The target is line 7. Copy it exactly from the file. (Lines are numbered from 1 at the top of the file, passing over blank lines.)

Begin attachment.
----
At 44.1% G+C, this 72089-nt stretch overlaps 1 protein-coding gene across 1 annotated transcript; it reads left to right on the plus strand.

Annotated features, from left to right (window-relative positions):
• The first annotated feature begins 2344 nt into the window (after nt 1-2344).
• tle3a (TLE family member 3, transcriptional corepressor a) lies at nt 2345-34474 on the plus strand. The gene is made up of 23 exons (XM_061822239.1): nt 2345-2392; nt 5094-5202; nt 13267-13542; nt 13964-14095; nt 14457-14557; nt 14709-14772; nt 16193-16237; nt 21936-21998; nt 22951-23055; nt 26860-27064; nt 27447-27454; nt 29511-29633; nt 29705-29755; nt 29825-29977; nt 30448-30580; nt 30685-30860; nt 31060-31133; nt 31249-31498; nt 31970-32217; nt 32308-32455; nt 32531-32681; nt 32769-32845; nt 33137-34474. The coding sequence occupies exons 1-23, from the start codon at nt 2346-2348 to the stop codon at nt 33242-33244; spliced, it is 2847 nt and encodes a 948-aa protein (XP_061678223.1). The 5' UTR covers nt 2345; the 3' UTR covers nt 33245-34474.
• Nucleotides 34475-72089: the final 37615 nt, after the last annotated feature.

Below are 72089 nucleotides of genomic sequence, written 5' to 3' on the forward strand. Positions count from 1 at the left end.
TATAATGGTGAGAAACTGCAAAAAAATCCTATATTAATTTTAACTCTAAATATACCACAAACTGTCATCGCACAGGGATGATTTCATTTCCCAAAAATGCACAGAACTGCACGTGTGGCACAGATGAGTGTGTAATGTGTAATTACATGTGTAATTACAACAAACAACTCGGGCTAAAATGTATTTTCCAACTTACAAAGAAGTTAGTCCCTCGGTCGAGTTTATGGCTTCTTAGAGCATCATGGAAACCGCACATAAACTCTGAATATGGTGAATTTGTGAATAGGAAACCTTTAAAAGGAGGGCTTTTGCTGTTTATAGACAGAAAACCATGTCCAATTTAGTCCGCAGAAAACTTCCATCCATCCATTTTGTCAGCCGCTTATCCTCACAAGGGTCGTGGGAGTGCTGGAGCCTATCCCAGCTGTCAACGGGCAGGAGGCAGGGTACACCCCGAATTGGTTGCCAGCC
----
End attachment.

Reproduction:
TATAATGGTGAGAAACTGCAAAAAAATCCTATATTAATTTTAACTCTAAATATACCACAAACTGTCATCGCACAGGGATGATTTCATTTCCCAAAAATGCACAGAACTGCACGTGTGGCACAGATGAGTGTGTAATGTGTAATTACATGTGTAATTACAACAAACAACTCGGGCTAAAATGTATTTTCCAACTTACAAAGAAGTTAGTCCCTCGGTCGAGTTTATGGCTTCTTAGAGCATCATGGAAACCGCACATAAACTCTGAATATGGTGAATTTGTGAATAGGAAACCTTTAAAAGGAGGGCTTTTGCTGTTTATAGACAGAAAACCATGTCCAATTTAGTCCGCAGAAAACTTCCATCCATCCATTTTGTCAGCCGCTTATCCTCACAAGGGTCGTGGGAGTGCTGGAGCCTATCCCAGCTGTCAACGGGCAGGAGGCAGGGTACACCCCGAATTGGTTGCCAGCC